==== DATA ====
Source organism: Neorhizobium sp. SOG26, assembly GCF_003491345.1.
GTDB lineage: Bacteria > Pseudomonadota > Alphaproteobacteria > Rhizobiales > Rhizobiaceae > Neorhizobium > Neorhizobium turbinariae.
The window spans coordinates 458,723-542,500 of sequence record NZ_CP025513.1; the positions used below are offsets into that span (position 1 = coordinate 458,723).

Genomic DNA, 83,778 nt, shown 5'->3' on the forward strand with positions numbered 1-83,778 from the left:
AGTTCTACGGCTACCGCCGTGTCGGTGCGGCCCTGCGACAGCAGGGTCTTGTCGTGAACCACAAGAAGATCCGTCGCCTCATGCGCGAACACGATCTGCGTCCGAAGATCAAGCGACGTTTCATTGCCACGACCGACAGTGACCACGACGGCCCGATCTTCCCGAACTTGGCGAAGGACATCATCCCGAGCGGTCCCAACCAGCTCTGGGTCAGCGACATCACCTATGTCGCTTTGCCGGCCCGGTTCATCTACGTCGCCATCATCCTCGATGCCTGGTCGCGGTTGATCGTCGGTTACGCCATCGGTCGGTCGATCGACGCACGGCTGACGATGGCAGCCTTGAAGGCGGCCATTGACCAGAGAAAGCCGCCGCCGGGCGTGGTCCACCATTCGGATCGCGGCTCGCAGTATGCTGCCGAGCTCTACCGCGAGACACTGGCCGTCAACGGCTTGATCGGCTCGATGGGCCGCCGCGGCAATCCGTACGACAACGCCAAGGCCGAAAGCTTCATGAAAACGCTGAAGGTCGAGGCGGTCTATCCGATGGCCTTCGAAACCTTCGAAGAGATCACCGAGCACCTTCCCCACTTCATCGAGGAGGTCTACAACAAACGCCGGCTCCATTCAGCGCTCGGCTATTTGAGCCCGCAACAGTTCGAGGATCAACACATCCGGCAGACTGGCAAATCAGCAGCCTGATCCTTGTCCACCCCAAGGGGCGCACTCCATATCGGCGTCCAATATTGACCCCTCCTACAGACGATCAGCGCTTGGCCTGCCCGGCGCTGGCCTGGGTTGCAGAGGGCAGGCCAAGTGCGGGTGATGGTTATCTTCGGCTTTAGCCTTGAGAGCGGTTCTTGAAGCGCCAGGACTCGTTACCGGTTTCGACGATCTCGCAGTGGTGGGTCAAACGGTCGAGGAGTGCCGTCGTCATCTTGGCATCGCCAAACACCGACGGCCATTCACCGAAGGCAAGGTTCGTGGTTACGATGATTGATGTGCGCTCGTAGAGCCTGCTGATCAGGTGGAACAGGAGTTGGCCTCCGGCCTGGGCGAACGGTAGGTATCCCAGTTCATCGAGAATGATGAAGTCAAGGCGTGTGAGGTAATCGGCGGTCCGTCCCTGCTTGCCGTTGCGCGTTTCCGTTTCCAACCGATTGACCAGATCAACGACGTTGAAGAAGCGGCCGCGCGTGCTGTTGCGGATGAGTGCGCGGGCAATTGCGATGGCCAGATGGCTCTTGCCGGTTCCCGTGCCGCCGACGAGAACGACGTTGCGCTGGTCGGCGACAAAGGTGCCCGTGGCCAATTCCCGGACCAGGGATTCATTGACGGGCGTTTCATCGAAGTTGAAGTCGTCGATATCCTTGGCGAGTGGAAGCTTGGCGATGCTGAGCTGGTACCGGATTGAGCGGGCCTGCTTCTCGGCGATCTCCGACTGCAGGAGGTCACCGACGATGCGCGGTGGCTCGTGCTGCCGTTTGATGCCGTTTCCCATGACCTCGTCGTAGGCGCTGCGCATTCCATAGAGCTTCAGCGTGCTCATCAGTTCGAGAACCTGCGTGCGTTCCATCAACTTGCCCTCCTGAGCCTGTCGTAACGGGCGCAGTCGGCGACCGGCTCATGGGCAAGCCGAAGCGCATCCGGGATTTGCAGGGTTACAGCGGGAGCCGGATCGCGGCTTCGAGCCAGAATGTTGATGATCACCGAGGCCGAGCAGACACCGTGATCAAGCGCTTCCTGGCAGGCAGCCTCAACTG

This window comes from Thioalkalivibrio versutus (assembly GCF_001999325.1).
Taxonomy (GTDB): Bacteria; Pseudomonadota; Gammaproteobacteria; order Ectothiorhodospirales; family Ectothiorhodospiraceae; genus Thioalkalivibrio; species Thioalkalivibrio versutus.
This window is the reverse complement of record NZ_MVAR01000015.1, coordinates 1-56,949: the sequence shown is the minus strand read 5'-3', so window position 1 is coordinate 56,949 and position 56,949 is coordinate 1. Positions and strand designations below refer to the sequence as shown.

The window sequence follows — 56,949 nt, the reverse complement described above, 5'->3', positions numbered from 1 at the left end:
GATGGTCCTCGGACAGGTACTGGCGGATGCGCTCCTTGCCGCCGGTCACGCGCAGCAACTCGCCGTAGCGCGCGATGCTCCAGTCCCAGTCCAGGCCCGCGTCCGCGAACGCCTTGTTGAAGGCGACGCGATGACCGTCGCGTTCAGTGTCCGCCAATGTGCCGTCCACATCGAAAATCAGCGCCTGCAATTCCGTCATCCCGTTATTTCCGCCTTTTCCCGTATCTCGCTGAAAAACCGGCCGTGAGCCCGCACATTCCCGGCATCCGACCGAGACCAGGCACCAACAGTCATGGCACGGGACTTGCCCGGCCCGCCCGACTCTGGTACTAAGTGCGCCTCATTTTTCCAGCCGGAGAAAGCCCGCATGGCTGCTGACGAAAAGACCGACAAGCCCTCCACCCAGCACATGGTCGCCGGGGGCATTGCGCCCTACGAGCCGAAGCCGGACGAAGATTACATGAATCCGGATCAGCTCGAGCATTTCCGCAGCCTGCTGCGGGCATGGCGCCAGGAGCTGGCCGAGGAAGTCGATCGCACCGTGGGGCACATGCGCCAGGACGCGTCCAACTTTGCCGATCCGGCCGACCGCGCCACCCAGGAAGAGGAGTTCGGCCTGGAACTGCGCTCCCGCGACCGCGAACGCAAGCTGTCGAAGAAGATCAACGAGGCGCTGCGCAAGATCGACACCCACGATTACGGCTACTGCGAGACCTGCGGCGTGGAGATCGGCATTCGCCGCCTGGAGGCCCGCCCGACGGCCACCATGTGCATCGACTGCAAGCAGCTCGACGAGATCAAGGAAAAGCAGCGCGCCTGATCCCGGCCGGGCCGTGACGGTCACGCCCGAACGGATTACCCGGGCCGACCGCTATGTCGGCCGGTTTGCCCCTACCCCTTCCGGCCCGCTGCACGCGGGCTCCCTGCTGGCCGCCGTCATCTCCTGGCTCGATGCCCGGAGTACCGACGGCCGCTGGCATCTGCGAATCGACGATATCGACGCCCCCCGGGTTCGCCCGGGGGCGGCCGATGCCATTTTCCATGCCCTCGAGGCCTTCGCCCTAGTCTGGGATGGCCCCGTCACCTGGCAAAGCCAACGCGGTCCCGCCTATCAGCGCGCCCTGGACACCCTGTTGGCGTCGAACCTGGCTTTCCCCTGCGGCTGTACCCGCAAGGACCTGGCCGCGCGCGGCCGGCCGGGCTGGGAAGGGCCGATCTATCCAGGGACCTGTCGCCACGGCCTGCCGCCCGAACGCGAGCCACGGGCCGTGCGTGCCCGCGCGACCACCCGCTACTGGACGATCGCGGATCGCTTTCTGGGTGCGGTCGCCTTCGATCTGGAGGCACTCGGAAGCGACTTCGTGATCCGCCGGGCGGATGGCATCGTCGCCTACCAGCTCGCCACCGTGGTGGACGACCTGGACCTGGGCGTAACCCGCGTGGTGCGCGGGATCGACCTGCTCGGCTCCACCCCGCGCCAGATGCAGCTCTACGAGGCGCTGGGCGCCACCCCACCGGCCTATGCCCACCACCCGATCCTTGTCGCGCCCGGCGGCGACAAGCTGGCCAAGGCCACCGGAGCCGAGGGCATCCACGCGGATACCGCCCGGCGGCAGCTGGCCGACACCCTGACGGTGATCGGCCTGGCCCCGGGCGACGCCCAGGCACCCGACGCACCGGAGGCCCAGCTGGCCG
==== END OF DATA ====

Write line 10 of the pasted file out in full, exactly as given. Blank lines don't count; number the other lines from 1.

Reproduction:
GATGGTCCTCGGACAGGTACTGGCGGATGCGCTCCTTGCCGCCGGTCACGCGCAGCAACTCGCCGTAGCGCGCGATGCTCCAGTCCCAGTCCAGGCCCGCGTCCGCGAACGCCTTGTTGAAGGCGACGCGATGACCGTCGCGTTCAGTGTCCGCCAATGTGCCGTCCACATCGAAAATCAGCGCCTGCAATTCCGTCATCCCGTTATTTCCGCCTTTTCCCGTATCTCGCTGAAAAACCGGCCGTGAGCCCGCACATTCCCGGCATCCGACCGAGACCAGGCACCAACAGTCATGGCACGGGACTTGCCCGGCCCGCCCGACTCTGGTACTAAGTGCGCCTCATTTTTCCAGCCGGAGAAAGCCCGCATGGCTGCTGACGAAAAGACCGACAAGCCCTCCACCCAGCACATGGTCGCCGGGGGCATTGCGCCCTACGAGCCGAAGCCGGACGAAGATTACATGAATCCGGATCAGCTCGAGCATTTCCGCAGCCTGCTGCGGGCATGGCGCCAGGAGCTGGCCGAGGAAGTCGATCGCACCGTGGGGCACATGCGCCAGGACGCGTCCAACTTTGCCGATCCGGCCGACCGCGCCACCCAGGAAGAGGAGTTCGGCCTGGAACTGCGCTCCCGCGACCGCGAACGCAAGCTGTCGAAGAAGATCAACGAGGCGCTGCGCAAGATCGACACCCACGATTACGGCTACTGCGAGACCTGCGGCGTGGAGATCGGCATTCGCCGCCTGGAGGCCCGCCCGACGGCCACCATGTGCATCGACTGCAAGCAGCTCGACGAGATCAAGGAAAAGCAGCGCGCCTGATCCCGGCCGGGCCGTGACGGTCACGCCCGAACGGATTACCCGGGCCGACCGCTATGTCGGCCGGTTTGCCCCTACCCCTTCCGGCCCGCTGCACGCGGGCTCCCTGCTGGCCGCCGTCATCTCCTGGCTCGATGCCCGGAGTACCGACGGCCGCTGGCATCTGCGAATCGACGATATCGACGCCCCCCGGGTTCGCCCGGGGGCGGCCGATGCCATTTTCCATGCCCTCGAGGCCTTCGCCCTAGTCTGGGATGGCCCCGTCACCTGGCAAAGCCAACGCGGTCCCGCCTATCAGCGCGCCCTGGACACCCTGTTGGCGTCGAACCTGGCTTTCCCCTGCGGCTGTACCCGCAAGGACCTGGCCGCGCGCGGCCGGCCGGGCTGGGAAGGGCCGATCTATCCAGGGACCTGTCGCCACGGCCTGCCGCCCGAACGCGAGCCACGGGCCGTGCGTGCCCGCGCGACCACCCGCTACTGGACGATCGCGGATCGCTTTCTGGGTGCGGTCGCCTTCGATCTGGAGGCACTCGGAAGCGACTTCGTGATCCGCCGGGCGGATGGCATCGTCGCCTACCAGCTCGCCACCGTGGTGGACGACCTGGACCTGGGCGTAACCCGCGTGGTGCGCGGGATCGACCTGCTCGGCTCCACCCCGCGCCAGATGCAGCTCTACGAGGCGCTGGGCGCCACCCCACCGGCCTATGCCCACCACCCGATCCTTGTCGCGCCCGGCGGCGACAAGCTGGCCAAGGCCACCGGAGCCGAGGGCATCCACGCGGATACCGCCCGGCGGCAGCTGGCCGACACCCTGACGGTGATCGGCCTGGCCCCGGGCGACGCCCAGGCACCCGACGCACCGGAGGCCCAGCTGGCCG